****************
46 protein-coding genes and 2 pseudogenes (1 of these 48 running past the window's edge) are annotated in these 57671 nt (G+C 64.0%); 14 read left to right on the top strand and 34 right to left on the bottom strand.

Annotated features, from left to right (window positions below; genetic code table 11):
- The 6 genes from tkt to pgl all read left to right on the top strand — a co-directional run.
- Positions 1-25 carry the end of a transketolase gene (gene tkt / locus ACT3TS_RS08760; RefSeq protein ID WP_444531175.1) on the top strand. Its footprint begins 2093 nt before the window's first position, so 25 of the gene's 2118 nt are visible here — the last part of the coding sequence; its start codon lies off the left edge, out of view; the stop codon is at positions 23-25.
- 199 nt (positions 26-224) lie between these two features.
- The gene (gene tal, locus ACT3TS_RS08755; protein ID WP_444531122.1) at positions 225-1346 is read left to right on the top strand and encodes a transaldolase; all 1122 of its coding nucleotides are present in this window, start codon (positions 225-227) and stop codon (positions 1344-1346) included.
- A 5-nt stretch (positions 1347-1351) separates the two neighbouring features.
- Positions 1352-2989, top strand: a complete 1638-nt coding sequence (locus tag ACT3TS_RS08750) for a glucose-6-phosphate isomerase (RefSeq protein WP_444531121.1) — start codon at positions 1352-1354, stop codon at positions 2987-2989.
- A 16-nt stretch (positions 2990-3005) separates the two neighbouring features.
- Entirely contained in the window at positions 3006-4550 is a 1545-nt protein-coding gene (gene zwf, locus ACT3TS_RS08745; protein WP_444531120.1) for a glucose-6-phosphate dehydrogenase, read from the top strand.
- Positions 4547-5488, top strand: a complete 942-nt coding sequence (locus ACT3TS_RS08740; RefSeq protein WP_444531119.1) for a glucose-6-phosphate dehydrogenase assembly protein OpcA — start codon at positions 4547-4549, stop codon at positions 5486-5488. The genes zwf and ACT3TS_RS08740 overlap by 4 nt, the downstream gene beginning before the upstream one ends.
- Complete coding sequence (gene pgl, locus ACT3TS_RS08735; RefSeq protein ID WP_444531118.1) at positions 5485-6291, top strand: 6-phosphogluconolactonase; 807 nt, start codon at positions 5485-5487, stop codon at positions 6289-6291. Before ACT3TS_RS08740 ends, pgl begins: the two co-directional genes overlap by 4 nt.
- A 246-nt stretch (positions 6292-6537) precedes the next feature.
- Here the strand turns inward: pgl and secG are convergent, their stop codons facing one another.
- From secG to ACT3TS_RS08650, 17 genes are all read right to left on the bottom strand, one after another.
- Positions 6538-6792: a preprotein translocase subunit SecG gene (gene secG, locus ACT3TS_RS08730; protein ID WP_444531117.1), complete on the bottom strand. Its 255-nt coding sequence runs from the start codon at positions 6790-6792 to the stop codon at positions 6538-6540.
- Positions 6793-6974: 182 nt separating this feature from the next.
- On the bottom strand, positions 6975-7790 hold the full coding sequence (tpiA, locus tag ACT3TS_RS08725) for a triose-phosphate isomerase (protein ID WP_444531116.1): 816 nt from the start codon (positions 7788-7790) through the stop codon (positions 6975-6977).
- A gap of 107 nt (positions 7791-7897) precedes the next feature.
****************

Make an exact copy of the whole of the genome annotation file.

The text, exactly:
46 protein-coding genes and 2 pseudogenes (1 of these 48 running past the window's edge) are annotated in these 57671 nt (G+C 64.0%); 14 read left to right on the top strand and 34 right to left on the bottom strand.

Annotated features, from left to right (window positions below; genetic code table 11):
- The 6 genes from tkt to pgl all read left to right on the top strand — a co-directional run.
- Positions 1-25 carry the end of a transketolase gene (gene tkt / locus ACT3TS_RS08760; RefSeq protein ID WP_444531175.1) on the top strand. Its footprint begins 2093 nt before the window's first position, so 25 of the gene's 2118 nt are visible here — the last part of the coding sequence; its start codon lies off the left edge, out of view; the stop codon is at positions 23-25.
- 199 nt (positions 26-224) lie between these two features.
- The gene (gene tal, locus ACT3TS_RS08755; protein ID WP_444531122.1) at positions 225-1346 is read left to right on the top strand and encodes a transaldolase; all 1122 of its coding nucleotides are present in this window, start codon (positions 225-227) and stop codon (positions 1344-1346) included.
- A 5-nt stretch (positions 1347-1351) separates the two neighbouring features.
- Positions 1352-2989, top strand: a complete 1638-nt coding sequence (locus tag ACT3TS_RS08750) for a glucose-6-phosphate isomerase (RefSeq protein WP_444531121.1) — start codon at positions 1352-1354, stop codon at positions 2987-2989.
- A 16-nt stretch (positions 2990-3005) separates the two neighbouring features.
- Entirely contained in the window at positions 3006-4550 is a 1545-nt protein-coding gene (gene zwf, locus ACT3TS_RS08745; protein WP_444531120.1) for a glucose-6-phosphate dehydrogenase, read from the top strand.
- Positions 4547-5488, top strand: a complete 942-nt coding sequence (locus ACT3TS_RS08740; RefSeq protein WP_444531119.1) for a glucose-6-phosphate dehydrogenase assembly protein OpcA — start codon at positions 4547-4549, stop codon at positions 5486-5488. The genes zwf and ACT3TS_RS08740 overlap by 4 nt, the downstream gene beginning before the upstream one ends.
- Complete coding sequence (gene pgl, locus ACT3TS_RS08735; RefSeq protein ID WP_444531118.1) at positions 5485-6291, top strand: 6-phosphogluconolactonase; 807 nt, start codon at positions 5485-5487, stop codon at positions 6289-6291. Before ACT3TS_RS08740 ends, pgl begins: the two co-directional genes overlap by 4 nt.
- A 246-nt stretch (positions 6292-6537) precedes the next feature.
- Here the strand turns inward: pgl and secG are convergent, their stop codons facing one another.
- From secG to ACT3TS_RS08650, 17 genes are all read right to left on the bottom strand, one after another.
- Positions 6538-6792: a preprotein translocase subunit SecG gene (gene secG, locus ACT3TS_RS08730; protein ID WP_444531117.1), complete on the bottom strand. Its 255-nt coding sequence runs from the start codon at positions 6790-6792 to the stop codon at positions 6538-6540.
- Positions 6793-6974: 182 nt separating this feature from the next.
- On the bottom strand, positions 6975-7790 hold the full coding sequence (tpiA, locus tag ACT3TS_RS08725) for a triose-phosphate isomerase (protein ID WP_444531116.1): 816 nt from the start codon (positions 7788-7790) through the stop codon (positions 6975-6977).
- A gap of 107 nt (positions 7791-7897) precedes the next feature.